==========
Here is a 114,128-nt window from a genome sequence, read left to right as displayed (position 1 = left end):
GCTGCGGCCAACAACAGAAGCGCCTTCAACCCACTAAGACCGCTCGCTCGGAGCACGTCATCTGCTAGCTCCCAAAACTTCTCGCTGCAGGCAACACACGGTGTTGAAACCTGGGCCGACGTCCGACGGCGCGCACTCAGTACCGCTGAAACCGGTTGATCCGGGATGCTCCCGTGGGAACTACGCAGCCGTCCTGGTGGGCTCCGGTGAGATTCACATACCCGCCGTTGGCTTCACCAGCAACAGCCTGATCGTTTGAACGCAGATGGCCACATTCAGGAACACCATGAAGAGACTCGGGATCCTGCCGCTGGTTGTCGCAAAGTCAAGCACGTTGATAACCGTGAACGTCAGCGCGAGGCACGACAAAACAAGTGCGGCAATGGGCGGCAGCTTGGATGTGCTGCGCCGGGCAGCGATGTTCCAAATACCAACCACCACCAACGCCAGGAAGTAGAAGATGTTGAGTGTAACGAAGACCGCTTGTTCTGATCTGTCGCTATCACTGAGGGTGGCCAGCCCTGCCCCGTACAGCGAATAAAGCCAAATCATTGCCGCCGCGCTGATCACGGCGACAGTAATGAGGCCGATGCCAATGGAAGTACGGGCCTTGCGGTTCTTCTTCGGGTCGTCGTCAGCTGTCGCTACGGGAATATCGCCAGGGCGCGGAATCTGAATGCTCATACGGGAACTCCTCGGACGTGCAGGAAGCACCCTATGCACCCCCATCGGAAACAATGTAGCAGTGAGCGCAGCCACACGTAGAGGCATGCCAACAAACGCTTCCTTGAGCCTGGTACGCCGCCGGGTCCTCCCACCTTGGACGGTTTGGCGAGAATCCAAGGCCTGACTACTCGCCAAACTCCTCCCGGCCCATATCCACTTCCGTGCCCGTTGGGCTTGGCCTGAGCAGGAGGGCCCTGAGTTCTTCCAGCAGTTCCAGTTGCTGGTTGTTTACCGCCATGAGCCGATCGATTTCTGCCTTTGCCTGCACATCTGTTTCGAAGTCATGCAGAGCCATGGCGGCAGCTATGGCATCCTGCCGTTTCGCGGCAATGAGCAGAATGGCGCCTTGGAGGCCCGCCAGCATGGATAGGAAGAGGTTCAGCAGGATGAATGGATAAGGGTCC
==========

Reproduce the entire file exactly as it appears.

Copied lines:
Here is a 114,128-nt window from a genome sequence, read left to right as displayed (position 1 = left end):
GCTGCGGCCAACAACAGAAGCGCCTTCAACCCACTAAGACCGCTCGCTCGGAGCACGTCATCTGCTAGCTCCCAAAACTTCTCGCTGCAGGCAACACACGGTGTTGAAACCTGGGCCGACGTCCGACGGCGCGCACTCAGTACCGCTGAAACCGGTTGATCCGGGATGCTCCCGTGGGAACTACGCAGCCGTCCTGGTGGGCTCCGGTGAGATTCACATACCCGCCGTTGGCTTCACCAGCAACAGCCTGATCGTTTGAACGCAGATGGCCACATTCAGGAACACCATGAAGAGACTCGGGATCCTGCCGCTGGTTGTCGCAAAGTCAAGCACGTTGATAACCGTGAACGTCAGCGCGAGGCACGACAAAACAAGTGCGGCAATGGGCGGCAGCTTGGATGTGCTGCGCCGGGCAGCGATGTTCCAAATACCAACCACCACCAACGCCAGGAAGTAGAAGATGTTGAGTGTAACGAAGACCGCTTGTTCTGATCTGTCGCTATCACTGAGGGTGGCCAGCCCTGCCCCGTACAGCGAATAAAGCCAAATCATTGCCGCCGCGCTGATCACGGCGACAGTAATGAGGCCGATGCCAATGGAAGTACGGGCCTTGCGGTTCTTCTTCGGGTCGTCGTCAGCTGTCGCTACGGGAATATCGCCAGGGCGCGGAATCTGAATGCTCATACGGGAACTCCTCGGACGTGCAGGAAGCACCCTATGCACCCCCATCGGAAACAATGTAGCAGTGAGCGCAGCCACACGTAGAGGCATGCCAACAAACGCTTCCTTGAGCCTGGTACGCCGCCGGGTCCTCCCACCTTGGACGGTTTGGCGAGAATCCAAGGCCTGACTACTCGCCAAACTCCTCCCGGCCCATATCCACTTCCGTGCCCGTTGGGCTTGGCCTGAGCAGGAGGGCCCTGAGTTCTTCCAGCAGTTCCAGTTGCTGGTTGTTTACCGCCATGAGCCGATCGATTTCTGCCTTTGCCTGCACATCTGTTTCGAAGTCATGCAGAGCCATGGCGGCAGCTATGGCATCCTGCCGTTTCGCGGCAATGAGCAGAATGGCGCCTTGGAGGCCCGCCAGCATGGATAGGAAGAGGTTCAGCAGGATGAATGGATAAGGGTCC